Apple appears to be at it again, adding a smorgasbord of new eye-popping eye candy to the Mac OS X operating system. New in version 10.4 are voice control, Safari replete with RSS support, and the dashboard, among a host of other things. Of course, all these are only available (to me, anyway) as video clips on the web site; nonetheless, it's pretty clear what the dashboard does. But what really struck me about the dashboard is this: The widgets on the dashboard are basically the same thing as the dockapps in NextStep. This is not suprising, since Mac OS X is an enormously prettified NextStep-like environment. (Note that by NextStep, I mean NextStep and GNUStep, and whatever else has cloned the dockapp functionality.)

What is the dashboard?

The dashboard is normally hidden from view, just a reminding compass icon on the dock. The dashboard can be brought up by clicking the icon or by hitting F12, and while the dashboard is forefront, everything else is greyed and darkened into the background. The dashboard itself is a collection of widgets, which are small (mostly under 200x200) pieces of eye candy and some simple functionality; one of them is a quick foreign-language translator, one is a little weather indicator with nice animations, and surely a lot more will pop up once they are available to developers.

Of course, both the dashboard and dockapps are a subset of a larger pattern in mordern user interfaces; this is the trend toward having a few very small, convenient tools to complement the full-blown applications running on the system. Examples would be GNOME applets, KDE applets, system tray icons in Windows, and any small tool that sits on top and doesn't detract from the usefulness of the system. I could compare and contrast all of these, but dockapps and the dashboard are genetically related, unlike the rest of the list.

The dashboard versus dockapps

I say that this is all well and good; but as I said before, these are a fancy-schmancy new form of dockapp. What's more, the dashboard is in certain ways a step backward from dockapps. Let me lay it out the pros and cons of both:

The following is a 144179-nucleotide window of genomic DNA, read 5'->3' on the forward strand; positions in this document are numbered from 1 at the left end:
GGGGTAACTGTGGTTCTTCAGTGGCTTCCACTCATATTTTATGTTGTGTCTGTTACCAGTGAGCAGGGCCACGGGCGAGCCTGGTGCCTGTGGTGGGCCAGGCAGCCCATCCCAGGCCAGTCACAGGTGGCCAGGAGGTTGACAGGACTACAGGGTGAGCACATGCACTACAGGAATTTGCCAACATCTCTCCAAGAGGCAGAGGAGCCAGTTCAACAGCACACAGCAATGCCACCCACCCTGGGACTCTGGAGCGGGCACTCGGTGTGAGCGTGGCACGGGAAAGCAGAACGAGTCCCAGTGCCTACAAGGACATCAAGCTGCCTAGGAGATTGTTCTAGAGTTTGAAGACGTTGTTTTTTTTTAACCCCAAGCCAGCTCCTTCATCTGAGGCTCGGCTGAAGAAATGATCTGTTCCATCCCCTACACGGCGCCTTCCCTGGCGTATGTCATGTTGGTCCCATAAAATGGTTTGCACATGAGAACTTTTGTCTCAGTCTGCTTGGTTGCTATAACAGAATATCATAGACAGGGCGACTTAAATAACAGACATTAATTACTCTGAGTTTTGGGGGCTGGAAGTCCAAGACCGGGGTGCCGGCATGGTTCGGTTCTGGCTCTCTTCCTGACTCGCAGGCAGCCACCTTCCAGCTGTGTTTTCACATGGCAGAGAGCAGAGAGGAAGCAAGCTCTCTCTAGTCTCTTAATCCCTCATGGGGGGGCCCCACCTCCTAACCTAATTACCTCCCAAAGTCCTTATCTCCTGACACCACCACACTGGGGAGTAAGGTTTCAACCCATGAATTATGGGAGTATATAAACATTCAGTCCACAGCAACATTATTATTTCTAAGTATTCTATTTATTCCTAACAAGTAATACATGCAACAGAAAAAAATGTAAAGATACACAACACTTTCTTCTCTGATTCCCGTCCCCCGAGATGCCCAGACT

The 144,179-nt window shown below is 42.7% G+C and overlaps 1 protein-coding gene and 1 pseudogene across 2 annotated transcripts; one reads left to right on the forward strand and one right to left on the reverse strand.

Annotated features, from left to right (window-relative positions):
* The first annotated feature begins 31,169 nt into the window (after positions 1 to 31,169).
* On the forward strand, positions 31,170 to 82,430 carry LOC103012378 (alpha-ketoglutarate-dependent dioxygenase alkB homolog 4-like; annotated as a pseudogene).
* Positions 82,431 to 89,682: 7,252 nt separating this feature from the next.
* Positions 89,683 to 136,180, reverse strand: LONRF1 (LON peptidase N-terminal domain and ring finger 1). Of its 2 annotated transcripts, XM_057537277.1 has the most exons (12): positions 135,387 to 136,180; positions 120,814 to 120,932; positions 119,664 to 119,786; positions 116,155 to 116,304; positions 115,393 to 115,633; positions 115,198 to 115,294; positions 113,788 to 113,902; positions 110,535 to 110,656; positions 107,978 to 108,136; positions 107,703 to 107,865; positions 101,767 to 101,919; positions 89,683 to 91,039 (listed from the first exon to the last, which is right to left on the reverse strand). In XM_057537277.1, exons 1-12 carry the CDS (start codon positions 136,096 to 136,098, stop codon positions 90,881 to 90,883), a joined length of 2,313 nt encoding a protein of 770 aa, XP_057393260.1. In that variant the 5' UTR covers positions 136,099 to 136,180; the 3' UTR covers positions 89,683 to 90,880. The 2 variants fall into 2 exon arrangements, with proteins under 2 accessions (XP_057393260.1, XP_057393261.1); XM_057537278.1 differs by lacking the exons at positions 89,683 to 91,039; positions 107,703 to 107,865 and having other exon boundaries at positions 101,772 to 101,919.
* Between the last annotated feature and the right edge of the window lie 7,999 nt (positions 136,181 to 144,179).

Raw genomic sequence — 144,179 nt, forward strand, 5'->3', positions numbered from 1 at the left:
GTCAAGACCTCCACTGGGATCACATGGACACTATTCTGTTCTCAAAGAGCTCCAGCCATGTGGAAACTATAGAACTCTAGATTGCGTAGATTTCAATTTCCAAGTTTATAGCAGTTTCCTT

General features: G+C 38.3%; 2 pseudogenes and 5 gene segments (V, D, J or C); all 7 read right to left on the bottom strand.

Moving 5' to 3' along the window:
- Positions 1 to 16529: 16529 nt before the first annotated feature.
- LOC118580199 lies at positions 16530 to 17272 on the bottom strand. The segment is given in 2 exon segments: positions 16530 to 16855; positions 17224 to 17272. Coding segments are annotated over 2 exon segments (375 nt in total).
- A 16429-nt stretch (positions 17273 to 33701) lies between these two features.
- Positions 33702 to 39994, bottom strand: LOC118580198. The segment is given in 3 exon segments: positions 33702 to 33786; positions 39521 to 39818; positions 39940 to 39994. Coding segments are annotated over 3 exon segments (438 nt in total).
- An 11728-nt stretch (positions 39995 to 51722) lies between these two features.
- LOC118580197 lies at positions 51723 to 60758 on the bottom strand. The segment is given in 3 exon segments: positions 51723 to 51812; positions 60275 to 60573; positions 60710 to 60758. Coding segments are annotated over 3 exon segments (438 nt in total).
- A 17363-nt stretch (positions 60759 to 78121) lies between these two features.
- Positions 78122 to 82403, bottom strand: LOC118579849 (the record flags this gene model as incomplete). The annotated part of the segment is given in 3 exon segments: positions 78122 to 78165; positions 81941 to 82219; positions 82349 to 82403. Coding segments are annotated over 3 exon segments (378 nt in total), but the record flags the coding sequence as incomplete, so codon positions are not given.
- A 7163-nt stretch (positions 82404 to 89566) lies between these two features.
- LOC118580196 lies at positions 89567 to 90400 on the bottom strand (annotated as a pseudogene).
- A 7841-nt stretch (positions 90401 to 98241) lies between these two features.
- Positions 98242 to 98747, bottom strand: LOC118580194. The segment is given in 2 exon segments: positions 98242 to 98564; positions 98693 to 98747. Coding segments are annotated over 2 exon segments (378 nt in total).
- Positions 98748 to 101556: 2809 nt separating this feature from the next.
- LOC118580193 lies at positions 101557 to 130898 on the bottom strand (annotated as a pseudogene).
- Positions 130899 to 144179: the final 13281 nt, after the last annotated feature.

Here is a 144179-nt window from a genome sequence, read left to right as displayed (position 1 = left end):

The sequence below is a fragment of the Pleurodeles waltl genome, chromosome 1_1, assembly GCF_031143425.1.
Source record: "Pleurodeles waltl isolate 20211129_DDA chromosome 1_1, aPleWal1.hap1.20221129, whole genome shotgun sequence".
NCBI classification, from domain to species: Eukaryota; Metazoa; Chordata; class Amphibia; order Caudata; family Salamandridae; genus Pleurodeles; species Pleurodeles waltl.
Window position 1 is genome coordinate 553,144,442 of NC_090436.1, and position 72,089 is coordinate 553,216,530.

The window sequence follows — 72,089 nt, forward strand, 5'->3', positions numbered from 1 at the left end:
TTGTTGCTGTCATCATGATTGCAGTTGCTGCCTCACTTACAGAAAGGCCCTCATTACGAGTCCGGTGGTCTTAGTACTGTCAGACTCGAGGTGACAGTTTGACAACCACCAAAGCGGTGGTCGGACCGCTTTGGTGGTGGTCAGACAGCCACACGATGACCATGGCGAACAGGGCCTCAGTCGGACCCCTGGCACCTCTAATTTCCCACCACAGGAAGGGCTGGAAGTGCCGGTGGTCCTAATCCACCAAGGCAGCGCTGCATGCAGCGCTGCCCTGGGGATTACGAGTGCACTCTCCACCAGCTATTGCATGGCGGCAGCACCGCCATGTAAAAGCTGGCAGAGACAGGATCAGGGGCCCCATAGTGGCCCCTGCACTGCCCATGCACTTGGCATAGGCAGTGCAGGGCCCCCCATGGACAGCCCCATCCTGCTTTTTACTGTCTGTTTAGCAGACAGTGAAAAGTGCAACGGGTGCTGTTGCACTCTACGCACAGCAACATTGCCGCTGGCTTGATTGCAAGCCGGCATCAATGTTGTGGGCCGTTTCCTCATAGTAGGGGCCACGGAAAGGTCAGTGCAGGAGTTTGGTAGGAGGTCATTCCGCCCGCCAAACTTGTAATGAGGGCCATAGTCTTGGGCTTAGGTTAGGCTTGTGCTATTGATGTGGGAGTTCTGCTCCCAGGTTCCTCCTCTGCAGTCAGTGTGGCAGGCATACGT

The dashboard is hidden; dockapps are not

The dashboard its widgets are normally hidden; dockapps are by definition on the dock, so they are constantly visible. Note here that the NextStep dock does not have auto-hide, as far as I know; even so, having these things on the dock with all the launchers is really nice. (Advantage dockapps.) Brontosaurus notes to me that the example widgets (weather monitor, calculator) wouldn't really be welcome on the dock for space reasons.

Widgets can do more than dockapps.

Because dockapps are on the dock, they are an exact size and shape (usually 64x64) and necessarily minimalist, while widgets can be quite spacious, probably even up to 400x300 or so; and you can fill the whole screen with them. (Advantage dashboard.)

"The Zone": Dockapps yea, dashboard nay

This is really just a corollary of the first point. Dockapps are always both visible and immediately available, so they don't interrupt your flow. The dashboard, conversely, interrupts your flow both because you must activate it explicitly, and because it is a server visual interruption. (Redundant advantage dockapps)

Brontosaurus' comment on size and the dock brings up an interesting point: dockapps and widgets end up performing different sets of tasks; widgets can include the range of things that you don't want to see constantly, or are too big to be seen constantly. By contrast, all of the dockapps I ever used are things that I didn't mind seeing, in 64x64, the whole time they were activated. Some of these things, such as battery monitor and the clock/calendar, have jumped into the Mac classic-style menu bar at the top from being dockapps in NextStep, so that they are constantly visible. Some of them, such as media player and system monitor, will ostensibly move into the realm of widgets. I'm not certain whether objects can be added to the menu bar at will, or if that is exclusively for the system.


So here it is: Dockapp and the dashboard are similar features. Time will tell if Apple has made it better or worse, but I predict that the dashboard will not see very much use because it is not as convenient as dockapps on the bock, even if the widgets are more useful.

Of course, what would be really nice is if you could have these right on the dock, just like the original dockapp design, but in variable size and shape. It's possible this was left out for programming or schedule reasons. I hope this shows up in version 10.5, but I'm not holding my breath.

For those of you who would like to experience dockapps firsthand, there is a free re-implementation of NextStep called GNUStep that runs on Unix, Linux, and is even being ported to Windows.